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Watch for a Quality Indicator Survey coming near you

January 1, 2008
by RETA A. UNDERWOOD, ADC
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This year will see the expansion of a federal demonstration program that could lead to greater consistency and, hopefully, improvement in the state survey process. Initiated in 2005, principally in the state of Florida, the Quality Indicator Survey (QIS) program being conducted by the Centers for Medicare & Medicaid Services (CMS) is slated to spread into as many as six more states in 2008: California, Connecticut, Louisiana, Kansas, Ohio and, this month, Minnesota. What does it do?

Primarily, it uses resident information from the MDS 2.0 (table) in a system that classifies residents into homogeneous groups for equitable prospective payment and to monitor the quality of both the process and outcomes of care. Reports can be used by providers for assistance in self-monitoring their facility care quality. Using these Quality Indicators (QIs) and applying them to random samples of resident and new admission information, surveyors are expected to come up with consistent and useful findings for genuine quality improvement. In practice so far the demonstration has found the number of deficiencies cited increasing somewhat, but overall scope and severity declining.

Assessments Used for QI Reports

MDS 2.0 Section

QI Reports

A8a.—Primary reasonfor assessment

Facility

Facility Quality Indicator Profile

Resident Level Summary

1. Admission assessment

X

Excluded

X

2. Annual assessment

X

X

X

3. Significant change in X

X

X

status assessment

4. Significant correction X

X

X

of prior assessment

5. Quarterly review assessment

X

X

X

6. Discharged-return not anticipated

Excluded

Excluded

Excluded

7. Discharged-return anticipated

Excluded

Excluded

Excluded

8. Discharged prior to completing initial assessment

Excluded

Excluded

Excluded

9. Reentry

Excluded

Excluded

Excluded

10. Significant correction of prior quarterly assessment

X

X

X

0. NONE OF ABOVE

Excluded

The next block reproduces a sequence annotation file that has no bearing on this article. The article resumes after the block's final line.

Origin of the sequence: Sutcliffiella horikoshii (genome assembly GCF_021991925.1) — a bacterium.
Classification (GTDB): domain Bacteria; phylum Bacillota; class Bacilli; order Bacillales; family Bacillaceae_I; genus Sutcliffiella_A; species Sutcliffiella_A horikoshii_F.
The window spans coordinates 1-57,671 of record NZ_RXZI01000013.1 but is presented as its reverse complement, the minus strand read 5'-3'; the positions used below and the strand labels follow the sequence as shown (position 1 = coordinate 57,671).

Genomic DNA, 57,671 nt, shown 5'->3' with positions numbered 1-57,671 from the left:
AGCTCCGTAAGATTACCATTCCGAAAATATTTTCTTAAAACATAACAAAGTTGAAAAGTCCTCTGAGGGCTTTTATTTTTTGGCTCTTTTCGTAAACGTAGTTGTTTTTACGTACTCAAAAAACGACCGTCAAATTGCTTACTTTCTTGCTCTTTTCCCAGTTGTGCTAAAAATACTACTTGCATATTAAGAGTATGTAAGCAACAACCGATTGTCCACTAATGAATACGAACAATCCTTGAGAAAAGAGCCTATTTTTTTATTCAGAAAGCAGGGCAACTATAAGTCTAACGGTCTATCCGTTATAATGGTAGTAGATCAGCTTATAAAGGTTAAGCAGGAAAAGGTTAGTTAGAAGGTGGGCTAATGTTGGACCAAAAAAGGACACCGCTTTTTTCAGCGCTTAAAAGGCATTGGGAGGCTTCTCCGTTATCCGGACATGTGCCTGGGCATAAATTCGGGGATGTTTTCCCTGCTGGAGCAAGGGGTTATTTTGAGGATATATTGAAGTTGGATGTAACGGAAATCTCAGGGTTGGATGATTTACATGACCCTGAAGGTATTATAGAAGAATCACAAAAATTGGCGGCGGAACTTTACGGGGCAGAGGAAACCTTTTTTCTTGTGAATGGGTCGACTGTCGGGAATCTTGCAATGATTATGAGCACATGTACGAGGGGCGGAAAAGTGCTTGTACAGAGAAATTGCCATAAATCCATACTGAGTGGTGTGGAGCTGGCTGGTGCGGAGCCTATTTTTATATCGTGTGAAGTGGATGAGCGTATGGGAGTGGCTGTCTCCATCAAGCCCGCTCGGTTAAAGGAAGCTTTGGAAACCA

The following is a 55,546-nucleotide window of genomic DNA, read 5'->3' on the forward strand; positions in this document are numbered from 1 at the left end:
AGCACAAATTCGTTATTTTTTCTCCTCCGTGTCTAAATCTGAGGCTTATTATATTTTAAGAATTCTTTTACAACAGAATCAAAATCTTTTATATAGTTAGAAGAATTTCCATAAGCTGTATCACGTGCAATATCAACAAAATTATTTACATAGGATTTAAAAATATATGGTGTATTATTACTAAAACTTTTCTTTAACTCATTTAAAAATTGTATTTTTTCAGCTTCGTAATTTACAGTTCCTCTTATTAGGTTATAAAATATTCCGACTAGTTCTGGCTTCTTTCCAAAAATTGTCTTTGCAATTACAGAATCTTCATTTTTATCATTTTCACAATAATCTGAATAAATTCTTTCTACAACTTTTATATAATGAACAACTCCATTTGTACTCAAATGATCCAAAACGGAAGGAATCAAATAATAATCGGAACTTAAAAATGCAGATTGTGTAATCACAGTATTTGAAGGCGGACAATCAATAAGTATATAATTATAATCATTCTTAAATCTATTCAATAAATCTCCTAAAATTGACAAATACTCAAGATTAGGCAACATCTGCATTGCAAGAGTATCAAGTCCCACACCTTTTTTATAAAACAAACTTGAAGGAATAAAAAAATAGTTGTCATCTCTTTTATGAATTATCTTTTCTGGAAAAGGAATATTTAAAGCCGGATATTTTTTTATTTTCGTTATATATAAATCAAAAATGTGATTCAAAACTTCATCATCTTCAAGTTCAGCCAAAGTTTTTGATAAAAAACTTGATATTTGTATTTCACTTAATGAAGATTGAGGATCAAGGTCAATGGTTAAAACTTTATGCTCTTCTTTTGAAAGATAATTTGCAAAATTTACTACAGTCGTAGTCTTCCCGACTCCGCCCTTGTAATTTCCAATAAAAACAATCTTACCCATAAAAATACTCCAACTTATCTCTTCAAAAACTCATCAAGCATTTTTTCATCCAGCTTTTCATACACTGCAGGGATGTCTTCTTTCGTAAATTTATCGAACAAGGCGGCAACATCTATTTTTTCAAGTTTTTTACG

Excluded

Excluded

The 24 QIs are based on the MDS 2.0 and cover the following domains: Accidents, Nutrition, Eating, Behavior/Emotional Patterns, Physical Functioning, Clinical Management, Psychotropic Drug Use, Cognitive Patterns, Quality of Life, Elimination/Incontinence, Skin Care, and Infection Control. Here, in plain language, is what these mean, based on a QI analysis from the Center for Health Systems Research and Analysis, University of Wisconsin–Madison:

QI 1 Incidence of new fractures

Residents who have a hip fracture or other fracture that is new since the last assessment. This QI is not risk-adjusted, and the denominator is all residents who did not have a fracture on the previous assessment.

QI 2 Prevalence of falls

Residents who have been coded with a fall within the time frame of the most recent assessment (past 30 days). Again, this QI is not risk-adjusted and the denominator is all residents.

QI 3 Prevalence of behavioral symptoms affecting others

A display of behaviors affecting others on the most recent assessment. Behavioral symptoms are defined as verbal abuse, physical abuse, or socially inappropriate/disruptive behavior. The behavior has had to occur at least once in the assessment period (7 days). This QI is risk-adjusted. Residents are considered more likely (are at HIGH RISK) to exhibit behavioral symptoms if they are cognitively impaired or have diagnoses of manic depression or psychotic disorders on the most recent assessment or on the most recent full assessment. Residents who do not have any of these conditions are described as LOW RISK.

QI 4 Prevalence of symptoms of depression

This is a complex definition. Residents are considered to have this QI if they have a sad mood and have two or more symptoms of functional depression. There are five symptoms, and some involve more than one item. Symptoms occurring within the most recent assessment period are: (1) negative statements exhibited up to five days or more per week; (2) agitation or withdrawal exhibited up to five days or more per week, or resists care at least 1-3 days in the last seven days, or withdrawal from activities or reduced social activity exhibited up to five days or more per week; (3) waking with an unpleasant mood up to five days or more per week, or not being awake most of the day and not comatose; (4) being suicidal or having recurrent thoughts of death up to five days or more per week; and (5) weight loss. This QI is not risk-adjusted and the denominator is all residents on the most recent assessment.

QI 5 Prevalence of depression with no antidepressant therapy

Residents with symptoms of depression and receiving no antidepressant therapy on the most recent assessment. Symptoms of depression are defined using the same criteria described above. This QI is not risk-adjusted and the denominator is all residents.

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